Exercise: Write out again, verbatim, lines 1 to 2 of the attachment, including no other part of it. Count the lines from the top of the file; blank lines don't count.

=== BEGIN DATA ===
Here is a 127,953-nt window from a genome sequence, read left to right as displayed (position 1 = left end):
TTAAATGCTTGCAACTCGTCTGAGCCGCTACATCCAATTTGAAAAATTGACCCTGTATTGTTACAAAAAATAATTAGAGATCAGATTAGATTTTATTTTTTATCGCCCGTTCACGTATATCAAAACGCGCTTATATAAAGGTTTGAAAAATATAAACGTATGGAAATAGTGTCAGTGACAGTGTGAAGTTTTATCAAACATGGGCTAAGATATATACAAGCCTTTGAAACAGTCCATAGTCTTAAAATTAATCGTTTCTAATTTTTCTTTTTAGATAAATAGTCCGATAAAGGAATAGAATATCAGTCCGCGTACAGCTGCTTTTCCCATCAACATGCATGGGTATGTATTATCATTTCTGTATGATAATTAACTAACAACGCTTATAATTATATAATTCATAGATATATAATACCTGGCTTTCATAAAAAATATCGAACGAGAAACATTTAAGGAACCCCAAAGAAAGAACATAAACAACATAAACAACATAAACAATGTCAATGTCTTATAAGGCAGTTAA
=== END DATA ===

Here is a 127,953-nt window from a genome sequence, read left to right as displayed (position 1 = left end):
TTAAATGCTTGCAACTCGTCTGAGCCGCTACATCCAATTTGAAAAATTGACCCTGTATTGTTACAAAAAATAATTAGAGATCAGATTAGATTTTATTTTTTATCGCCCGTTCACGTATATCAAAACGCGCTTATATAAAGGTTTGAAAAATATAAACGTATGGAAATAGTGTCAGTGACAGTGTGAAGTTTTATCAAACATGGGCTAAGATATATACAAGCCTTTGAAACAGTCCATAGTCTTAAAATTAATCGTTTCTAATTTTTCTTTTTAGATAAATAGTCCGATAAAGGAATAGAATATCAGTCCGCGTACAGCTGCTTTTCCCATCAACATGCATGGGTATGTATTATCATTTCTGTATGATAATTAACTAACAACGCTTATAATTATATAATTCATAGATATATAATACCTGGCTTTCATAAAAAATATCGAACGAGAAACATTTAAGGAACCCCAAAGAAAGAACATAAACAACATAAACAACATAAACAATGTCAATGTCTTATAAGGCAGTTAA